Cars on top of boats on top of roofs. Mountains of debris in flattened urban landscapes. Sea-salty inland lakes miles away from the Pacific coastline. These were all fairly common scenes after the March 11, 2011 earthquake off of the northern coast of Japan caused a series of massive tsunami waves that decimated the eastern coast of the Tohoku region. Only months after the disaster first struck, Gretel Ehrlich, an American travel writer, came to personally view, experience, and record the wreckage and the perseverance of the people and places impacted most by the quake and tsunami. Facing the Wave: A Journey in the Wake of the Tsunami is the insightful, poetic, personal chronicle of her expedition.
After she arrives, Ehrlich makes her way slowly up and down the devastated coastline, stopping by villages, cities, temples, and emergency shelters along the way. She comes to see the depth and variety of responses to the catastrophe in the people she meets and those she travels with, especially her drivers and translators, and their families. Through her conversations, the reader gradually realizes how profoundly Japan’s long acquaintance with the tsunami as a natural phenomenon has permeated its culture and worldview. Impermance, uncertainty, and acceptance of what cannot change are rooted in the Japanese character that Ehrlich’s portrayal reveals. Still, moments of happiness and joy punch through the sorrow and anxiety that the author and those she meets experience.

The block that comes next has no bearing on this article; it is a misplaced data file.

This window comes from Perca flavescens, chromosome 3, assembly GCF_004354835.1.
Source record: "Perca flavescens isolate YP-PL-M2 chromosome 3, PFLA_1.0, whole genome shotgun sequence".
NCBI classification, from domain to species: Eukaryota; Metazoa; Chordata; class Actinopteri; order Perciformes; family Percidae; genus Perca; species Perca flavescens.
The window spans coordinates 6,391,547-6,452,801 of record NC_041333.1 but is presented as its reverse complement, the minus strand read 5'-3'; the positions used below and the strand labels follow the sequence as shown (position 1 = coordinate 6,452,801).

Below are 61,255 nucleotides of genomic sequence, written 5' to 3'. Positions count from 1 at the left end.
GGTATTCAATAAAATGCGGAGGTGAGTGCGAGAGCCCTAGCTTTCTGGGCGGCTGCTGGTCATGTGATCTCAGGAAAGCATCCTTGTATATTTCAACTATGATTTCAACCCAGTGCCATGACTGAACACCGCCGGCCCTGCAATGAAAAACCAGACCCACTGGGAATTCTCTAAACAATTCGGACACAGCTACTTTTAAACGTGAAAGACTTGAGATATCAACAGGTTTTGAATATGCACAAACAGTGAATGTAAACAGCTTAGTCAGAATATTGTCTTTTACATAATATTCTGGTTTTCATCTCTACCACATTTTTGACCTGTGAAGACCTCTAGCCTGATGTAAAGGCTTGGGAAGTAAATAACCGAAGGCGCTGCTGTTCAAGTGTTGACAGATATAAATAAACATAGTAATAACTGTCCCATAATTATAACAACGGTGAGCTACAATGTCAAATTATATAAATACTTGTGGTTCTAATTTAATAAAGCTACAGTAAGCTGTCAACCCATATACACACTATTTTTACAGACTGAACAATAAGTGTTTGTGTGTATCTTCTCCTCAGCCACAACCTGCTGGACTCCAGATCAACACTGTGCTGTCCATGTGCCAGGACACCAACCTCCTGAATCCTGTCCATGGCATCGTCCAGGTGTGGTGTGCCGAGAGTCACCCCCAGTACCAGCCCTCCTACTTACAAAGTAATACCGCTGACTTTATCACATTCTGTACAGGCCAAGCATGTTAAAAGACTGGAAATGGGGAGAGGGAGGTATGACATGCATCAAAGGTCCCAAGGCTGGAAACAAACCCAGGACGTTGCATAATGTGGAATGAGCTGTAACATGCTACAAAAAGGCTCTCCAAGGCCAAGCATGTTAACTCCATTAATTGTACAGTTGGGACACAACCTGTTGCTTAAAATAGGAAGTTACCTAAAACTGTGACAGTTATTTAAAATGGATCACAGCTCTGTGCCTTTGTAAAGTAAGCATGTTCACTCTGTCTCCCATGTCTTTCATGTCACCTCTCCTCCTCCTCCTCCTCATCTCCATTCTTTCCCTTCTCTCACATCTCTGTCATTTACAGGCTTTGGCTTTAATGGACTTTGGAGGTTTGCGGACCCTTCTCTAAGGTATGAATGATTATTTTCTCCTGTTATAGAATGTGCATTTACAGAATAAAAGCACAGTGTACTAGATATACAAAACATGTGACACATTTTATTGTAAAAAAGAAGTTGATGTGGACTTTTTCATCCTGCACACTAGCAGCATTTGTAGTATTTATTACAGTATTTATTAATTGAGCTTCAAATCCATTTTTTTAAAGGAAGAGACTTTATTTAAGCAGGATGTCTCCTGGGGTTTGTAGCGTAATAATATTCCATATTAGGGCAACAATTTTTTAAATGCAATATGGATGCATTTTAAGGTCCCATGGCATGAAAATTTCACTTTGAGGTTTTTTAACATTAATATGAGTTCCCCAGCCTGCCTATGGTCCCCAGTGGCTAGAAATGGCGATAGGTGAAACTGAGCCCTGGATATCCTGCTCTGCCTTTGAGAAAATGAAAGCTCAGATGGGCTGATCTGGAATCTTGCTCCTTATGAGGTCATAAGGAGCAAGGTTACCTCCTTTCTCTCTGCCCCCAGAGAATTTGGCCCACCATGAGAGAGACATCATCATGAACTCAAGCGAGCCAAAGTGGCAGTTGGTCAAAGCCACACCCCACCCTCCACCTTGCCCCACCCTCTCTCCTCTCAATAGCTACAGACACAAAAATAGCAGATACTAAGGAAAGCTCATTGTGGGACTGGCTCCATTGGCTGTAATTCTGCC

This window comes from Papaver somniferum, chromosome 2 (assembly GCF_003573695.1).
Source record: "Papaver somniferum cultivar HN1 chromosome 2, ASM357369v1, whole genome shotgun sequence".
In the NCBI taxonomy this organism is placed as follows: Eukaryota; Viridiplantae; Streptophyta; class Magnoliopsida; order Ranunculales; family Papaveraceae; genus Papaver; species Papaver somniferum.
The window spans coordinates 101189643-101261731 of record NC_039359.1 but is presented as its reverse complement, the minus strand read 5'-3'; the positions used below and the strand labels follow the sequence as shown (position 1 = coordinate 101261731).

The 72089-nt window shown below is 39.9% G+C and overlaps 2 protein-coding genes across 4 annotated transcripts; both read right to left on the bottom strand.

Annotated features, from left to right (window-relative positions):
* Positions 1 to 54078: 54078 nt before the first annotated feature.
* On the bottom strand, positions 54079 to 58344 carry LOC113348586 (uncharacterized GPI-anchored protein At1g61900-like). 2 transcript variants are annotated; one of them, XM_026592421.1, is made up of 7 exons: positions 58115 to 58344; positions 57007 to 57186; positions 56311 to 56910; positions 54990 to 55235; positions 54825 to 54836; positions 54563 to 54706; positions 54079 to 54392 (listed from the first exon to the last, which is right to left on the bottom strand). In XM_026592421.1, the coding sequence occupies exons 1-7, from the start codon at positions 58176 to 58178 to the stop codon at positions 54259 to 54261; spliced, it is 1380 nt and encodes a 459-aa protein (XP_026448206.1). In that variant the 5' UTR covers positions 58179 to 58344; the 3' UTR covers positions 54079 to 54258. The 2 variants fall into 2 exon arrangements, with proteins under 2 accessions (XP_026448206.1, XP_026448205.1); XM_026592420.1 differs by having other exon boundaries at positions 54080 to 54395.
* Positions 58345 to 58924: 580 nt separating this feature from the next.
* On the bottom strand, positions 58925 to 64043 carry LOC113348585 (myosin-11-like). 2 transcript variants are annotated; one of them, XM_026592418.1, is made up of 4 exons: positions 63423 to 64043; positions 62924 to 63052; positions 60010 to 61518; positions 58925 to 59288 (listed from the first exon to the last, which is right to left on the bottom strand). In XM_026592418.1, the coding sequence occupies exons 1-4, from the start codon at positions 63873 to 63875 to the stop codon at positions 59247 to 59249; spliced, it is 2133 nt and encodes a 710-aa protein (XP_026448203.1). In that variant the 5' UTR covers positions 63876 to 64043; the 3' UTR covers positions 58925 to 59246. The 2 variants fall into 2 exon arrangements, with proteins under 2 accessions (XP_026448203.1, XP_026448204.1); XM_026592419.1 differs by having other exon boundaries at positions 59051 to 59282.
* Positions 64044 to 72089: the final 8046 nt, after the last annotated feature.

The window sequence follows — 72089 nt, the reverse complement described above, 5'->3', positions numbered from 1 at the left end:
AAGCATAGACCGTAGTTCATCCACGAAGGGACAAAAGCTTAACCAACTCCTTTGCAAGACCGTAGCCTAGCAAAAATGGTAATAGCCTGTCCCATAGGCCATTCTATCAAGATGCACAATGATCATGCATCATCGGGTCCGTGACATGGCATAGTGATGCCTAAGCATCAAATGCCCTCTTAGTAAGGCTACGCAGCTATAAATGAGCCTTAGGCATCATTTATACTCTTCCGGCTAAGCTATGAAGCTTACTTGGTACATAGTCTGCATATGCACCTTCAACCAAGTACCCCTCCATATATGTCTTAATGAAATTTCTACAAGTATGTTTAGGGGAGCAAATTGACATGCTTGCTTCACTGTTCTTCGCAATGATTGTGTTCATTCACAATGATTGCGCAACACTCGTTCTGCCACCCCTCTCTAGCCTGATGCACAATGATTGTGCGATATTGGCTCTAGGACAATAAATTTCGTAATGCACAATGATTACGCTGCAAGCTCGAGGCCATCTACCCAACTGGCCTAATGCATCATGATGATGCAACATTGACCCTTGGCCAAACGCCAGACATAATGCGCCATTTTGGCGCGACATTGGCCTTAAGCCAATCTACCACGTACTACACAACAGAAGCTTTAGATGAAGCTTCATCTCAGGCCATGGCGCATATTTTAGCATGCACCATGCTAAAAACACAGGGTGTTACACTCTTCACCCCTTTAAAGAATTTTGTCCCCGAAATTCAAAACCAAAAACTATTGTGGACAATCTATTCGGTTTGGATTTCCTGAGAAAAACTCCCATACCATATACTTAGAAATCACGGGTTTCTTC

Wrenching, inspiring, and compelling, Facing the Wave is an emotional reminder that even though we may no longer see it mentioned on the nightly news, the aftermath of a disaster of this scale lingers for those who lived through it and those who care enough to remember.